For Immediate Release: Wednesday, January 28, 2009
OFFICE OF U.S. Rep. Chris Lee (NY-26)
Contact: Andrea Bozek/Mike Ricci
202-225-5265 (office)/716-598-4500 (cell)
WASHINGTON — Congressman Chris Lee (NY-26) called on the Consumer Product Safety Commission to clarify whether libraries will soon face the prospect of destroying children’s books in order to comply with the Consumer Product Safety Improvement Act.
To date, the Commission has stated that any product designed for children under the age of 12, including books, would have to be tested for lead — even though it is well-known that book components have all been previously tested and found to demonstrate no threat of lead exposure. Under the commission’s interpretation, libraries could end up having to either test all their children’s books or discard their collections come February 10.
“It is unfortunate that less than two weeks before the new law is set to effect, the Consumer Product Safety Commission has still failed to clarify whether libraries will be exempt from these burdensome requirements,” Congressman Lee said. “While I support any and all efforts to protect our children from harmful chemicals, this is an instance in which good policy has wrongly taken a backseat to good intentions.”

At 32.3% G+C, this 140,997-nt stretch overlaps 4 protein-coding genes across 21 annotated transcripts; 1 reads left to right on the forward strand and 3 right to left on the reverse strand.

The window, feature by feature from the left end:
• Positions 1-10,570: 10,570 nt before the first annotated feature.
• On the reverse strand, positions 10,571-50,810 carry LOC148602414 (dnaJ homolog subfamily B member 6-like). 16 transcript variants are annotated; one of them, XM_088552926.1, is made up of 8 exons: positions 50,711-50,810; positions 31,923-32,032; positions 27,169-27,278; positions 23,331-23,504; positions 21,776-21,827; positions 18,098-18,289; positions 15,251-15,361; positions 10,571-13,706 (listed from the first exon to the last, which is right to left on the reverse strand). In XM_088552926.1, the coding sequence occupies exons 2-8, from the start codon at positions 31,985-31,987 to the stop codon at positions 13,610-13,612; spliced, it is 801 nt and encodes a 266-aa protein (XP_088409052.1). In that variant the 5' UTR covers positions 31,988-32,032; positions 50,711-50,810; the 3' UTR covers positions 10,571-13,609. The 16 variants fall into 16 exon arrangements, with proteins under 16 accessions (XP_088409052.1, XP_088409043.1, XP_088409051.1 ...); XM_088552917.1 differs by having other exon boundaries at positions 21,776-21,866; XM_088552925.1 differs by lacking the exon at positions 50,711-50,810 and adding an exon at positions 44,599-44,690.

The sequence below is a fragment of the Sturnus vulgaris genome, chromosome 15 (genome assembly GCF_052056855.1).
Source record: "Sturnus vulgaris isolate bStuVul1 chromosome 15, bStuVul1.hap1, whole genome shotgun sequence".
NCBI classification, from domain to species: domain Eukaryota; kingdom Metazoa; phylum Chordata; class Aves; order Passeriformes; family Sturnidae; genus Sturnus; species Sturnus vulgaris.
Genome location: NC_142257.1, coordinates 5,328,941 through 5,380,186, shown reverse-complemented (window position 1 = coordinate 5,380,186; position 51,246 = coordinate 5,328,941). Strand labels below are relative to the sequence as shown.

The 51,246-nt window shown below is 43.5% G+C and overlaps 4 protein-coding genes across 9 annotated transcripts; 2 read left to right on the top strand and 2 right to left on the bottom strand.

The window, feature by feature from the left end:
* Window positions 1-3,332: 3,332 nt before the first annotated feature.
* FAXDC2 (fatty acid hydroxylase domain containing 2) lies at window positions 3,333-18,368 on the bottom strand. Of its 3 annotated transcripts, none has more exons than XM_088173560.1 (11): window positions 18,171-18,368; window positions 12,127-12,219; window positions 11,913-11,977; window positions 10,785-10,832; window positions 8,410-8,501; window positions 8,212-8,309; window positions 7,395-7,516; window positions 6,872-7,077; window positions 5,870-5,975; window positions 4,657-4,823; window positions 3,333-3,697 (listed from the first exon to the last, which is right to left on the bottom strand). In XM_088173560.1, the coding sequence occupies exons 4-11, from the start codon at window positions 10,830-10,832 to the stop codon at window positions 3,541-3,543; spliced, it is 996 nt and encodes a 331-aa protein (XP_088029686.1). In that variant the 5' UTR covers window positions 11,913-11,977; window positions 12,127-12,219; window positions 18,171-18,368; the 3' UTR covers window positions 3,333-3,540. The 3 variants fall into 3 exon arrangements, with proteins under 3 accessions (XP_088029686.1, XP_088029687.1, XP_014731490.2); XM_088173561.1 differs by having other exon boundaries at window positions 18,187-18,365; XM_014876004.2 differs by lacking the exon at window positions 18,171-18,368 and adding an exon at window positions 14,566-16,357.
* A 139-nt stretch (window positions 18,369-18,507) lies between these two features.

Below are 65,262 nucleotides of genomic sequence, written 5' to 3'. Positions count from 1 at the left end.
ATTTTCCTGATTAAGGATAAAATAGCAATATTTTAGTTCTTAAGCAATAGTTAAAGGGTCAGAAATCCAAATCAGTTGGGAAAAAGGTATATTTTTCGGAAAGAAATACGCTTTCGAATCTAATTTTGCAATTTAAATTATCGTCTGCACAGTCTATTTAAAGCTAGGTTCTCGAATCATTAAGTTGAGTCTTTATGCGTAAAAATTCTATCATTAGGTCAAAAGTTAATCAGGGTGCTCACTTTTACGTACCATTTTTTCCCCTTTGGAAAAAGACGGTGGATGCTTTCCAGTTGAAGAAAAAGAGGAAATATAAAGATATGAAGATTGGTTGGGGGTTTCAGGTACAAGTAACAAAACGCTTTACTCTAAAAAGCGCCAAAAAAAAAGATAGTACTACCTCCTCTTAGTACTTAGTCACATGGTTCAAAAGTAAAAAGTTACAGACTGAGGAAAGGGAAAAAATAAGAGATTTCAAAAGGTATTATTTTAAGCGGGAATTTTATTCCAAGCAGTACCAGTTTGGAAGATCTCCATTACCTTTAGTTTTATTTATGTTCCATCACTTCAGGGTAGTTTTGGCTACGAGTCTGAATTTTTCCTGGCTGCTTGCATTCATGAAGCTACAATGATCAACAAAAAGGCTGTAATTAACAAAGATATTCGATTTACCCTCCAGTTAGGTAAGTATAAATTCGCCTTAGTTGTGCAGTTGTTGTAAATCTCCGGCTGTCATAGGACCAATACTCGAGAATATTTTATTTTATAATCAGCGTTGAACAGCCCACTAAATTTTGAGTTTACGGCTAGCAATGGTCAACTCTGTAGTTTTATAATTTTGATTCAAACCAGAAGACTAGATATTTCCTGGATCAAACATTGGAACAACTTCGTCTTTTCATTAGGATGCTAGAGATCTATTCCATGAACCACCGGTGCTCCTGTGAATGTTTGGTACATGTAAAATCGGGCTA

Congressman Lee first contacted the Commission about this issue on January 9, when he discussed it with the Commission’s acting chairman, Nancy A. Nord. That conversation followed up on a request Congressman Lee made to ensure consignment or thrift stores would be exempt from the same burdensome requirements that the libraries are now confronting.
“Librarians are very concerned about the Consumer Product Safety Improvement Act,” said Bridget Quinn-Carey, Director of the Buffalo and Erie County Public Library System. “We do not have enough information from the Consumer Product Safety Commission to adequately prepare to comply with these new regulations. Testing all of our children’s books would render public libraries virtually useless for children and their families for months, years and in some cases permanently. It would be costly and disruptive at a time when we are seeing shrinking funding and dramatic increases in the number of people using libraries and checking out books. These measures threaten the very existence of public libraries. We sincerely appreciate the efforts of Congressman Lee to address this important issue.”
Emily Sheketoff, Executive Director of the American Library Association, added: “Books are safe and the government shouldn’t be wasting its precious resources scaring parents away from encouraging their children to read. The CPSC should focus on toys and let libraries get on with the important work of teaching children to love reading.”